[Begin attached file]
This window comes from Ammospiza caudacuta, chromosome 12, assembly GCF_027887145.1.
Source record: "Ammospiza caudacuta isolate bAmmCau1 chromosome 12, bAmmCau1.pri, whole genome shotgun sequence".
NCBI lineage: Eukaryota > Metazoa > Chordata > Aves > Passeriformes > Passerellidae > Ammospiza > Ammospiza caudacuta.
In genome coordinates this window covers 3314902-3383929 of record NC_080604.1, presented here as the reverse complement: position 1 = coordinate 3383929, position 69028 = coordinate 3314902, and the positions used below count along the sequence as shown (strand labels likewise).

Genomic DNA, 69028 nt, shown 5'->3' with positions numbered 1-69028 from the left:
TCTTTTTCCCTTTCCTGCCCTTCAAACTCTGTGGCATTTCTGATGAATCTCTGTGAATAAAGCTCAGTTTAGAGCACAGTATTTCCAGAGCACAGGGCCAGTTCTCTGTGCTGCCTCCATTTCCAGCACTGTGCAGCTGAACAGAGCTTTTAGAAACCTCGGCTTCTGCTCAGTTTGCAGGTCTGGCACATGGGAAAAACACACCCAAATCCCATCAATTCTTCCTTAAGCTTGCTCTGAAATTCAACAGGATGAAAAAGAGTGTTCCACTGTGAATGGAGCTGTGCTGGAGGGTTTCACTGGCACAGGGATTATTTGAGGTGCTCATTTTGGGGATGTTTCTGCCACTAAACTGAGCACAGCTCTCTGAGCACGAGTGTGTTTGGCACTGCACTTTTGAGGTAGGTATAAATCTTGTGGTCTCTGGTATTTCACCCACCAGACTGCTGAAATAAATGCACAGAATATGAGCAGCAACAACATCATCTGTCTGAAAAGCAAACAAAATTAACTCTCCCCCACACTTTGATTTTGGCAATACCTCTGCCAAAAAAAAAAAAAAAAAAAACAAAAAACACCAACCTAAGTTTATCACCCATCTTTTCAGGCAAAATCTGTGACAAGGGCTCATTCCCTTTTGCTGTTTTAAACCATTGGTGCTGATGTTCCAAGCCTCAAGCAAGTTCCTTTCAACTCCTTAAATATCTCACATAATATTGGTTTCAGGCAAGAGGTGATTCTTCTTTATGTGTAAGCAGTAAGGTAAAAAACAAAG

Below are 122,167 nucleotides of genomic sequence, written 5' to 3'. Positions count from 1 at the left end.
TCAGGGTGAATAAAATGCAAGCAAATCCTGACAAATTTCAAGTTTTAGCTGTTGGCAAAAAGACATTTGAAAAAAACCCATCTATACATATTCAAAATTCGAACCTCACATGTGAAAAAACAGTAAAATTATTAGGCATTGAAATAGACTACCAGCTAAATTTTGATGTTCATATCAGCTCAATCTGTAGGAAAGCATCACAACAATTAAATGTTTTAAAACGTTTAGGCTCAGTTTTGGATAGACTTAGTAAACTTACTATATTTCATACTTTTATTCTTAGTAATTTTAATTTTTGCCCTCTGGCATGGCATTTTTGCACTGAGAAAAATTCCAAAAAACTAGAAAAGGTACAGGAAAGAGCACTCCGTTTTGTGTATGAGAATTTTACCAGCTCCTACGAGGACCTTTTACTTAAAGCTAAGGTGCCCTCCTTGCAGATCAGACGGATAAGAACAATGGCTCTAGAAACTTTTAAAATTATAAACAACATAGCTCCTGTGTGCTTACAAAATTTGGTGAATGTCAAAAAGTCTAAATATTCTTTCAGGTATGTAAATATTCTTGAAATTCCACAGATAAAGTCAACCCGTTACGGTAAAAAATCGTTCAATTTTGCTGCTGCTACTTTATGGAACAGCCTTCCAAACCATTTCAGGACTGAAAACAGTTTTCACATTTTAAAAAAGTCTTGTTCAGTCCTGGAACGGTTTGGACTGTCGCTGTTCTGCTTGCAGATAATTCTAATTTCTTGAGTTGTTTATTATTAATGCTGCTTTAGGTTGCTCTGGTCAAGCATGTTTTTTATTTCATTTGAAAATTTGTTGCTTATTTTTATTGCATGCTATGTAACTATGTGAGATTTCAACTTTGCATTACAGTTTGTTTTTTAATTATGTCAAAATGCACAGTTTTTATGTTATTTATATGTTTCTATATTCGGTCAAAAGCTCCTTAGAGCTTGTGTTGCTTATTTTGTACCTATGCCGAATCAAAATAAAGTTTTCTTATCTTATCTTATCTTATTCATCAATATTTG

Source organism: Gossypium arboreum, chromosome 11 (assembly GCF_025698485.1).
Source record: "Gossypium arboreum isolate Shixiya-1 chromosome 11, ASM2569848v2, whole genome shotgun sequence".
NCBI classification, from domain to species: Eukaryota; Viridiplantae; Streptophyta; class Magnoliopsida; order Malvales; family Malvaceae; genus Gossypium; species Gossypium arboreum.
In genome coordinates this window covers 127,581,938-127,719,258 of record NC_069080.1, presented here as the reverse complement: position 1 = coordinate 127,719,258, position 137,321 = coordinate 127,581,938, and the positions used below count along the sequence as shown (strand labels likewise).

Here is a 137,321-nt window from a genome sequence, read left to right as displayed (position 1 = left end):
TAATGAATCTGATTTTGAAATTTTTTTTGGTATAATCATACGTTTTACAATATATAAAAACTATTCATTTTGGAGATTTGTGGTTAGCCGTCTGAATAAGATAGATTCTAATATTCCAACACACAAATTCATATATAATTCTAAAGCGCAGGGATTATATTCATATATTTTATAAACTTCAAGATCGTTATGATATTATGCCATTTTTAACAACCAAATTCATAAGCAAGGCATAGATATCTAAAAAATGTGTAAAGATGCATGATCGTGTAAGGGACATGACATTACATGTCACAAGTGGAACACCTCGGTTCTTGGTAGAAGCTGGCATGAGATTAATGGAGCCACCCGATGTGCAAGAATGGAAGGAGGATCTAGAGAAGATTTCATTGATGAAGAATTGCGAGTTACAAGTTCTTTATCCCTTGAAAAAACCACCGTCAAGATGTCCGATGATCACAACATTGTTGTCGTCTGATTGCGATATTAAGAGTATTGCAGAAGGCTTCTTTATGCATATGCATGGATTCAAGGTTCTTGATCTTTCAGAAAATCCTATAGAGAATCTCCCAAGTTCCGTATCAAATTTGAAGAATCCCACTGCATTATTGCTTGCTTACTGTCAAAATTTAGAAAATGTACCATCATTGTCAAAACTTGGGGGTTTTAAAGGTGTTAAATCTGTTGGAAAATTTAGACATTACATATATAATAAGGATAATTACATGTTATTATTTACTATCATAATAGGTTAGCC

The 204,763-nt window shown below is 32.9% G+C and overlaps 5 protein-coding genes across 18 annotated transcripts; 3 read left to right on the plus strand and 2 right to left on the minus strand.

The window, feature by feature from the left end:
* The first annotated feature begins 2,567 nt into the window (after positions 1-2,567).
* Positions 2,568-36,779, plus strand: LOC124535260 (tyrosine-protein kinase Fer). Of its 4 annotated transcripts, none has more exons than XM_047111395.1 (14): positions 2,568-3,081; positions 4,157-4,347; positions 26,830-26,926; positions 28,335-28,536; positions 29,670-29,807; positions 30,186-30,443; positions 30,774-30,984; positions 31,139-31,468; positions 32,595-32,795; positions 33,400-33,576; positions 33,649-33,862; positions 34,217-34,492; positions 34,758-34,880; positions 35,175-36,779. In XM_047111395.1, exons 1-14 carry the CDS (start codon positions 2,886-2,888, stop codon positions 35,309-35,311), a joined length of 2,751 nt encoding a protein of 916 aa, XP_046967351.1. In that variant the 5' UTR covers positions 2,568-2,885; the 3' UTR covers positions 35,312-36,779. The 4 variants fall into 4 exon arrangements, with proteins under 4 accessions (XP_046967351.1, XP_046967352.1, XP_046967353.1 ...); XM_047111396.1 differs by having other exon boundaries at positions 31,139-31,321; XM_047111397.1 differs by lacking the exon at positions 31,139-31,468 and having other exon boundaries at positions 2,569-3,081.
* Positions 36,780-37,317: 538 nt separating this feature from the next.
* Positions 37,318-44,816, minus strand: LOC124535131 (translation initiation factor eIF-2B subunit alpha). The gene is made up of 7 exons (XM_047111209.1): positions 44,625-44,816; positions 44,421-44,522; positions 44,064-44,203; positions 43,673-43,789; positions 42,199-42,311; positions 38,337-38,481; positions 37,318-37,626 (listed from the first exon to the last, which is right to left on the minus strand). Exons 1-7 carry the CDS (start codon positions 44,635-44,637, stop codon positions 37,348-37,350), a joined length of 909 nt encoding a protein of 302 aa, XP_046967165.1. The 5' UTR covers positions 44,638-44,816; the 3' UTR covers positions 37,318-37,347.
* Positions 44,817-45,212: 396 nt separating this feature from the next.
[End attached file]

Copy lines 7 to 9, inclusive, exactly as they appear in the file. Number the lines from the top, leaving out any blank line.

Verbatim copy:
Below are 122,167 nucleotides of genomic sequence, written 5' to 3'. Positions count from 1 at the left end.
TCAGGGTGAATAAAATGCAAGCAAATCCTGACAAATTTCAAGTTTTAGCTGTTGGCAAAAAGACATTTGAAAAAAACCCATCTATACATATTCAAAATTCGAACCTCACATGTGAAAAAACAGTAAAATTATTAGGCATTGAAATAGACTACCAGCTAAATTTTGATGTTCATATCAGCTCAATCTGTAGGAAAGCATCACAACAATTAAATGTTTTAAAACGTTTAGGCTCAGTTTTGGATAGACTTAGTAAACTTACTATATTTCATACTTTTATTCTTAGTAATTTTAATTTTTGCCCTCTGGCATGGCATTTTTGCACTGAGAAAAATTCCAAAAAACTAGAAAAGGTACAGGAAAGAGCACTCCGTTTTGTGTATGAGAATTTTACCAGCTCCTACGAGGACCTTTTACTTAAAGCTAAGGTGCCCTCCTTGCAGATCAGACGGATAAGAACAATGGCTCTAGAAACTTTTAAAATTATAAACAACATAGCTCCTGTGTGCTTACAAAATTTGGTGAATGTCAAAAAGTCTAAATATTCTTTCAGGTATGTAAATATTCTTGAAATTCCACAGATAAAGTCAACCCGTTACGGTAAAAAATCGTTCAATTTTGCTGCTGCTACTTTATGGAACAGCCTTCCAAACCATTTCAGGACTGAAAACAGTTTTCACATTTTAAAAAAGTCTTGTTCAGTCCTGGAACGGTTTGGACTGTCGCTGTTCTGCTTGCAGATAATTCTAATTTCTTGAGTTGTTTATTATTAATGCTGCTTTAGGTTGCTCTGGTCAAGCATGTTTTTTATTTCATTTGAAAATTTGTTGCTTATTTTTATTGCATGCTATGTAACTATGTGAGATTTCAACTTTGCATTACAGTTTGTTTTTTAATTATGTCAAAATGCACAGTTTTTATGTTATTTATATGTTTCTATATTCGGTCAAAAGCTCCTTAGAGCTTGTGTTGCTTATTTTGTACCTATGCCGAATCAAAATAAAGTTTTCTTATCTTATCTTATCTTATTCATCAATATTTG

Source organism: Gossypium arboreum, chromosome 11 (assembly GCF_025698485.1).